Obama’s final foreign trip was his last chance to warn the world about Trump, and to warn Trump about the world

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In a brief, presumably final, face-to-face encounter, President Obama on Sunday appealed to Russian President Vladimir Putin to fulfill agreements to scale back incursions into eastern Ukraine and work with the U.S. to bring order to chaos in Syria.

The night before, Obama sat with his Chinese counterpart to note important cooperation on climate change and regional security issues, particularly with regard to North Korea, before President Xi Jinping warned that relations with the U.S. were at a “hinge moment.”

Left unsaid in the diplomatic readouts by American officials was the specter of President-elect Donald Trump and the likelihood that he would take a far different approach in managing the most complex U.S. relationships abroad.


Under different electoral circumstances, Obama’s trip this week — his last, scheduled presidential tour overseas — could have been something of a valedictory march: a sweeping speech on democracy in its birthplace, Greece; a final fond farewell and early endorsement in Berlin for his most important partner, German Chancellor Angela Merkel; and an economic summit in Peru of Asian and Pacific leaders.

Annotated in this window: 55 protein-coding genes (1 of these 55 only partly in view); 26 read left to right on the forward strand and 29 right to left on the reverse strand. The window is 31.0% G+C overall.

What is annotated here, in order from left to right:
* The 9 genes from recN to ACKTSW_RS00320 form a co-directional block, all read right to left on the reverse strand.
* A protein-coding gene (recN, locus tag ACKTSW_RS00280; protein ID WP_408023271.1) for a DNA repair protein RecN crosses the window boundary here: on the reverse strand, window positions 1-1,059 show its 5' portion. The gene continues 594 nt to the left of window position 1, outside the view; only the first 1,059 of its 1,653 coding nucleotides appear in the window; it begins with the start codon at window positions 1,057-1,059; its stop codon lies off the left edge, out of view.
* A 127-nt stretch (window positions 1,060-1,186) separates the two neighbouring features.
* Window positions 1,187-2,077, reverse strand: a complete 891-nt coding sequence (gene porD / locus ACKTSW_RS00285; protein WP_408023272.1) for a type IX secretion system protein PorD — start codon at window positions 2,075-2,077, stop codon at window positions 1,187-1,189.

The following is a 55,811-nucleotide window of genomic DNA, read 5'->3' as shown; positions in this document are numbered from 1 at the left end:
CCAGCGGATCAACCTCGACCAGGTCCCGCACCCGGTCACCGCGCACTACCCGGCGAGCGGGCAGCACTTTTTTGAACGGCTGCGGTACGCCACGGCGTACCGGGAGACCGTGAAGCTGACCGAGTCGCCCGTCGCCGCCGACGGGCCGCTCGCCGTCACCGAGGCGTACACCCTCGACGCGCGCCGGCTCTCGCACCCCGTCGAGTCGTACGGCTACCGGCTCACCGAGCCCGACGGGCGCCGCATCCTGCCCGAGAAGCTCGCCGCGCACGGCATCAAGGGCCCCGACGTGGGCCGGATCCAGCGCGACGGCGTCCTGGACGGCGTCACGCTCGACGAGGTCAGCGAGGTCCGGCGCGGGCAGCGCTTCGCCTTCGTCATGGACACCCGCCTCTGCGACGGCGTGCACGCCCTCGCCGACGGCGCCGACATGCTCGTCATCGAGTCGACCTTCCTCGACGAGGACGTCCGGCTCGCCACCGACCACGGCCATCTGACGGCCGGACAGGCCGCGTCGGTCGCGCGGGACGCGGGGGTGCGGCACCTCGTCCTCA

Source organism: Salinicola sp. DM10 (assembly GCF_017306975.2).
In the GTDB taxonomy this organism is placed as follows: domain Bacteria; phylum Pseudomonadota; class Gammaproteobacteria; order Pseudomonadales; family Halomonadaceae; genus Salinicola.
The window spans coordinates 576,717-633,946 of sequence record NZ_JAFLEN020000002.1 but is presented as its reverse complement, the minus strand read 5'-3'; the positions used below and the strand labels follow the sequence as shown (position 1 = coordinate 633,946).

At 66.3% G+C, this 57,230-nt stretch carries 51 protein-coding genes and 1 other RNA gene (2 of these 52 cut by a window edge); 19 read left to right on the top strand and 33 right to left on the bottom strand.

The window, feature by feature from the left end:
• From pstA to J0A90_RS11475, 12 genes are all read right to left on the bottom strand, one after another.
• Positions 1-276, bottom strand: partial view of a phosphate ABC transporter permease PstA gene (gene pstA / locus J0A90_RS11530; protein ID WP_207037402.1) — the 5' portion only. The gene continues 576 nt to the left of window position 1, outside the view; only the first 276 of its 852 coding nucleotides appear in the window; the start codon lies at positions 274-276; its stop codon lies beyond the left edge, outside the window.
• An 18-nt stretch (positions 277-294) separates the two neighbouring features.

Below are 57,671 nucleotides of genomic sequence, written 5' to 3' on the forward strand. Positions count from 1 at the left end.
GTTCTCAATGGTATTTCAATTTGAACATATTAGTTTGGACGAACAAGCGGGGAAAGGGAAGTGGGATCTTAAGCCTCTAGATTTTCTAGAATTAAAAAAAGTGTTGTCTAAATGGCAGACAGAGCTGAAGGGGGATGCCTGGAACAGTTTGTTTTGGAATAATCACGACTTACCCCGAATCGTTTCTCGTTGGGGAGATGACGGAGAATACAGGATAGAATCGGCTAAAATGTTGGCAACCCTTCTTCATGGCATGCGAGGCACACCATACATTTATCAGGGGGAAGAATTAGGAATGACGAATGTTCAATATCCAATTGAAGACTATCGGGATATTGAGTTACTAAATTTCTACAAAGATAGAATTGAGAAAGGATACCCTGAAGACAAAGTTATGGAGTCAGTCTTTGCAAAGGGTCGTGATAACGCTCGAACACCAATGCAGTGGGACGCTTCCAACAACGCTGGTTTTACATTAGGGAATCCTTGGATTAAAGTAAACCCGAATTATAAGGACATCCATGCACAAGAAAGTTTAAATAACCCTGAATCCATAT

White House officials had even envisioned a chance of putting a bow on Obama’s strategy of reorienting U.S. attention to Asia by persuading a lame-duck session of Congress to consider the Trans-Pacific Partnership, the 12-nation Pacific Rim trade deal.

Trump’s election put an end to all that.

Instead, Obama was warning about the threats to democracy in an era of “active disinformation” that left the public struggling to separate fact from fiction. He and Merkel sternly lectured Trump from a distance about the obligations of leadership and the need to abide by international norms of behavior.

In a Sunday night news conference before leaving Peru, Obama said he thinks — though he can’t guarantee — that Trump may govern more moderately than the way he campaigned.

“I can’t be sure of anything,” Obama said of Trump’s approach. But the presidency, he said, “has a way of shaping your thinking and in some cases modifying your thinking because you recognize the solemn responsibility not only to the American people but the solemn responsibility America has as the most powerful country in the world.”